If the living God can do it, surely we can. Perhaps if we married couples developed the attitude toward each other that God has toward us, we might have less conflict in our relationships, and more compassion.

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“Greater love has no one than this: to lay down one’s life for one’s friends (John 15:13).”

He comes to visit speech therapist Lionel Logue as  “Mr. Johnson”. He wants help with his stammering. In reality,  he is Albert, the Duke of York, third in line to the throne of the United Kingdom.

This is the storyline that opens “The King’s Speech”, this year’s Oscar winner for Best Picture. While I am sure the moviemakers embellished the facts, the story is essentially true.

 The celebrity and power of his patient doesn’t impress Lionel. In his therapy room, he is the boss. “My castle, my rules”, he tells his royal visitor. He even calls the son of the king, “Bertie”, a nickname only his family is allowed to use.

At first, the Duke of York chafes under the seeming impertinence and hubris of his therapist. In fact, he tells him at the end of the first visit that Lionel’s methods aren’t for him.

However, after listening to a recording of himself, which Lionel gave him upon taking his leave, the Duke relents. The therapist’s methods have allowed Bertie to speak fluently for the first time in his life.

After a while, Lionel’s work with Bertie bears even more fruit, both in the latter’s speech, and in his heart. Bertie begins to open up to Lionel. 

“You know, Lionel, you’re the first ordinary Englishman…”, Bertie says.

Lionel interrupts, “Australian”. 

Bertie continues,”…I’ve ever really spoken to.  Sometimes when I ride through the streets and see, you know, the Common Man staring at me, I’m struck by how little I know of his life, and how little he knows of mine.”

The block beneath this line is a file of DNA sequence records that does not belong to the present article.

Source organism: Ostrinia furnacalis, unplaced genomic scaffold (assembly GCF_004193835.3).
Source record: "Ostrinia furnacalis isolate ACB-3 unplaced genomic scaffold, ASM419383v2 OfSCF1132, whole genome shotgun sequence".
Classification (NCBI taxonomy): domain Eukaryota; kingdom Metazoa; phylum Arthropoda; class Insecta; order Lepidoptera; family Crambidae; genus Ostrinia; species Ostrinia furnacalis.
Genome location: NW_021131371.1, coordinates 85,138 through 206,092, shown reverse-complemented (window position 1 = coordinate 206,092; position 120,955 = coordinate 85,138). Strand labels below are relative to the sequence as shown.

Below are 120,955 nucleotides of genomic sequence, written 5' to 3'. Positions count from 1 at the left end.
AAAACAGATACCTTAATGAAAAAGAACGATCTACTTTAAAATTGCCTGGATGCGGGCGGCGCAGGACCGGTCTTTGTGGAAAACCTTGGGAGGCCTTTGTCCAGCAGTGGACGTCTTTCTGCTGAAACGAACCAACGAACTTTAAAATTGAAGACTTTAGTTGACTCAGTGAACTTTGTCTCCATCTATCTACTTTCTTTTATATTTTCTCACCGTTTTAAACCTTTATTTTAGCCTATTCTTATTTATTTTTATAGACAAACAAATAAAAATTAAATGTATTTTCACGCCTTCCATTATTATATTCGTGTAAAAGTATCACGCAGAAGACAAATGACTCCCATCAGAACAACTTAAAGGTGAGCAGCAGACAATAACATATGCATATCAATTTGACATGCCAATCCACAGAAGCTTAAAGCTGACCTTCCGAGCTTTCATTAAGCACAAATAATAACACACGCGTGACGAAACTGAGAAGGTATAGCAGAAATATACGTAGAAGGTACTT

Lionel, with his wry wit, says,”What’re friends for.”

Bertie replies,”I wouldn’t know.”

Bertie’s sardonicism would be funny if it weren’t so true of his life. He is a lonely man. He has no friends -until now.

Lionel has become his closest and only friend. It is clear to Bertie that this man, who is doing everything he can to heal him, is more than just a professional.

Bertie perceives that Lionel really cares for and about him. Lionel is not in this for the money, although he is being paid handsomely.

Part of what makes him effective as a therapist is his sympathy for the emotional condition of his patients. One might call this “sympathy” by another name: love.

He is the kind of friend described in the lyrics from a popular alternate country hit composed by Ryan Williams:

“Where do you go when you’re lonely
Where do you go when you’re blue
Where do you go when you’re lonely
I’ll follow you
When the stars go blue…”

“The King’s Speech” reveals that when Bertie is blue, he visits Lionel. He feels comfortable in the presence of his friend. And Lionel is there when Bertie’s stars go blue.